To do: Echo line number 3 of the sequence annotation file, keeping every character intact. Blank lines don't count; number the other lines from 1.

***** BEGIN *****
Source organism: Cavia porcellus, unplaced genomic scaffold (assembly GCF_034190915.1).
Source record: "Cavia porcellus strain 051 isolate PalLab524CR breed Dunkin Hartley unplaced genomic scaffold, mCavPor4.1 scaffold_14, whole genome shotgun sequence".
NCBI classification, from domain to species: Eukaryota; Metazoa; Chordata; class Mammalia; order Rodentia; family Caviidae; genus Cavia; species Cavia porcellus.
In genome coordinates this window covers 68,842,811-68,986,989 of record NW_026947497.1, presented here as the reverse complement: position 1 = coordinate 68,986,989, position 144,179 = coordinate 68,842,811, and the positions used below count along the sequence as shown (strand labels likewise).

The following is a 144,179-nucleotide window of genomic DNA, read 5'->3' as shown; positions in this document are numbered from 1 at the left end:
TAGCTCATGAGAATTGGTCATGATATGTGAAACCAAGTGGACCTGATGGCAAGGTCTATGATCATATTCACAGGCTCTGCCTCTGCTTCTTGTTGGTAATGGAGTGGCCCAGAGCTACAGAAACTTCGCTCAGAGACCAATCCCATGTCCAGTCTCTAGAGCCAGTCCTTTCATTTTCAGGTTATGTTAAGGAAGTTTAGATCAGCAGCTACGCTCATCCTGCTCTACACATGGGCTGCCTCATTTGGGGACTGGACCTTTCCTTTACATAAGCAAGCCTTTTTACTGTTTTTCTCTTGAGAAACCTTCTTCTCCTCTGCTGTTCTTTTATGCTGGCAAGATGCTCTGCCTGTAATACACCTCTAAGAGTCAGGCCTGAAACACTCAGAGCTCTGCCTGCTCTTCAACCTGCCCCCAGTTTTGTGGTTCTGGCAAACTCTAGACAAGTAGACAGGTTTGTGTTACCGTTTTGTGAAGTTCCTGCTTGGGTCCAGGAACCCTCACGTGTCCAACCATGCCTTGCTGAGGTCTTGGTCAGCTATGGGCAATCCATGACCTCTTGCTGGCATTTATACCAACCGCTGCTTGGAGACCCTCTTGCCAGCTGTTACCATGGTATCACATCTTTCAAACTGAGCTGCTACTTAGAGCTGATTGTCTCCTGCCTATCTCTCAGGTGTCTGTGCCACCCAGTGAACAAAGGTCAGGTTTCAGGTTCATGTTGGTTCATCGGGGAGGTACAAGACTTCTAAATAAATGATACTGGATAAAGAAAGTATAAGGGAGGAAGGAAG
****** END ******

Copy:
NCBI classification, from domain to species: Eukaryota; Metazoa; Chordata; class Mammalia; order Rodentia; family Caviidae; genus Cavia; species Cavia porcellus.